The UK's Financial Reporting Council has announced that it will investigate "the conduct of Sushovan Hussein", a month after a US court found the former Autonomy chief financial officer guilty of fraud.
In addition, the corporate governance watchdog is also going after Deloitte auditors Richard Knights and Nigel Mercer, along with in-house Autonomy beancounter Stephen Chamberlain.
Autonomy was the British software firm infamously bought out by Hewlett Packard (as was) in 2011 for a record $10.7bn – only to have to write down its value by $8.8bn after completing the buyout and getting an insider's view of the firm's accounts.
Hussein was found guilty by a US federal district court in San Francisco in April, prosecutors having successfully alleged that he and others conspired to cook Autonomy's books. In addition, as we reported at the time, Hussein was "also accused of lying to regulators, independent auditors, analysts, and HP's own due diligence staffers prior to the acquisition". The trial also heard from the head of the UK's Financial Reporting Review Panel, David Lindsell, that Autonomy had misled it.
Today the FRC said that Knights and Mercer, the auditors from Deloitte, are "alleged to have failed (i) adequately to challenge Autonomy’s accounting and disclosure of its purchases and sales of computer hardware, (ii) adequately to challenge Autonomy's accounting for transactions with value added resellers ("VARs") and (iii) to correct false or misleading communications made by Autonomy to the Financial Reporting Review Panel ("FRRP") of the FRC."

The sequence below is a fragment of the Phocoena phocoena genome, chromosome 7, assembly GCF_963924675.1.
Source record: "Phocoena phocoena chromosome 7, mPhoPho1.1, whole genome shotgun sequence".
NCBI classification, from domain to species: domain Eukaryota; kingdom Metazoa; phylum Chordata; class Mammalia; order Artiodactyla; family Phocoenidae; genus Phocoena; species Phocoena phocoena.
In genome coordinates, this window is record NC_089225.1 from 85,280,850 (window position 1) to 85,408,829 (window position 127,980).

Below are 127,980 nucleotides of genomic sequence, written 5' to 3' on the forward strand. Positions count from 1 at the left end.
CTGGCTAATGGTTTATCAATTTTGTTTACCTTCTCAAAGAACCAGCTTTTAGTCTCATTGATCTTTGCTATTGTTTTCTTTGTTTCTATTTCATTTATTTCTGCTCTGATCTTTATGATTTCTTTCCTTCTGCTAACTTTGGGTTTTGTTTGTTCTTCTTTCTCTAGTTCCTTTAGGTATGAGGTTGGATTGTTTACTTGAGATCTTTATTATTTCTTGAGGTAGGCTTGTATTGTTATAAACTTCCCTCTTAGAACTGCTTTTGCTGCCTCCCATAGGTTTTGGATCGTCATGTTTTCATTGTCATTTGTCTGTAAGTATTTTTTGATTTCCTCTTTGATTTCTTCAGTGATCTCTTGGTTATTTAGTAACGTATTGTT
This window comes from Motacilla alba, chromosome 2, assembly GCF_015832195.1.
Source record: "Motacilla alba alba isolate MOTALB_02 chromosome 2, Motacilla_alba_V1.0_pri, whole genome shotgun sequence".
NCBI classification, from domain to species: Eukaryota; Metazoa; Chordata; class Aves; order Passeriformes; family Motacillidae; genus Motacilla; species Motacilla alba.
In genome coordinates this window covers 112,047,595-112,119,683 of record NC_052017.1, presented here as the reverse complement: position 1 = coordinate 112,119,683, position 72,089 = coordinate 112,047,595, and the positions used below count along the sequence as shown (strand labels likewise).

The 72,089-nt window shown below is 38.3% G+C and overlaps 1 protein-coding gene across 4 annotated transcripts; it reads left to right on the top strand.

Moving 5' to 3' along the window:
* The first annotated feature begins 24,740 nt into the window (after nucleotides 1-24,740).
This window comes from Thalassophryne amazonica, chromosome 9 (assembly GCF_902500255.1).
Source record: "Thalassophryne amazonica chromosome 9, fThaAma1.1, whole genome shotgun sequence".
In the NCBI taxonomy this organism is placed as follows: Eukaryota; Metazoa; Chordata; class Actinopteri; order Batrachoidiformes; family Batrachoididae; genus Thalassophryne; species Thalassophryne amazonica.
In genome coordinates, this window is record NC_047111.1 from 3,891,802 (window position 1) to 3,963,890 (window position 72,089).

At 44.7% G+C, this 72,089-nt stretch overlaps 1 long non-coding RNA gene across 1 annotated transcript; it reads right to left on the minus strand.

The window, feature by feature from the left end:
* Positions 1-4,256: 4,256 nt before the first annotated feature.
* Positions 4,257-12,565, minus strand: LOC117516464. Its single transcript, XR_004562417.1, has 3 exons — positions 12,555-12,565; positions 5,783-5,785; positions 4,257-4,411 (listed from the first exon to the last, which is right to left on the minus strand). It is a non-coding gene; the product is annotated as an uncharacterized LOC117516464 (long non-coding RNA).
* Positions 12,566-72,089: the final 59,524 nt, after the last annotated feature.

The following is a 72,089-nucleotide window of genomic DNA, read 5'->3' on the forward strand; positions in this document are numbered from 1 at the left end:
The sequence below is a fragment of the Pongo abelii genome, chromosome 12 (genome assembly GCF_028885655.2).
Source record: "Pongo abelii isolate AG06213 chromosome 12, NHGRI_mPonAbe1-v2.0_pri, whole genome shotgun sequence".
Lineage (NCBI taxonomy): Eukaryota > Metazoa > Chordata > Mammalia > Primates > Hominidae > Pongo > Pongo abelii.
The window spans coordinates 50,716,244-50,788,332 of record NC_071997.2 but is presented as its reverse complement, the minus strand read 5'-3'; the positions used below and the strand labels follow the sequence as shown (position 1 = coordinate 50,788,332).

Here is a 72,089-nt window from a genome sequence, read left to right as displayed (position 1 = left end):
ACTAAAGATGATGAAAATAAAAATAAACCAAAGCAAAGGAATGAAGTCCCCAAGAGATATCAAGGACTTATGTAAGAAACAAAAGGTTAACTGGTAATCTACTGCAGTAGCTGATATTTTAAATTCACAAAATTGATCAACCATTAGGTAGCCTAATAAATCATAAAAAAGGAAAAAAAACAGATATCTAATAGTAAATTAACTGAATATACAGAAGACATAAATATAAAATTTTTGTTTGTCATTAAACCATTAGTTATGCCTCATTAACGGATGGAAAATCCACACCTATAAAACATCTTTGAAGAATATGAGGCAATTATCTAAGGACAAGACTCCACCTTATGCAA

In addition, Knights is said to have "recklessly failed to correct a misleading statement made by Sushovan Hussain to the FRRP in a meeting in January 2010 and failed to act with objectivity during the period October 2009 – July 2010."
Hussein is said to have acted dishonestly and/or recklessly by fiddling Autonomy's books, while Stephen Chamberlain is accused of breaching "the fundamental principle of integrity by acting dishonestly and/or recklessly" when preparing the company's accounts and annual reports for 2009 and 2010, as well as not telling Deloitte "information... which he knew or should have known was relevant to their work".
The FRC first began sniffing around Autonomy in 2013, and its statement today said that investigation "has been carried out contemporaneously with parallel criminal and civil investigations and litigation both in the UK and in the USA".
A Deloitte spokesman told Sky News: "We are disappointed that these complaints have been brought and we will defend ourselves against them at tribunal."
The Register has asked reps of former Autonomy chief exec Mike Lynch for comment. HPE is currently suing him over the Autonomy fiasco, with a trial date set for next year.
No date has yet been set for the tribunal hearing. ®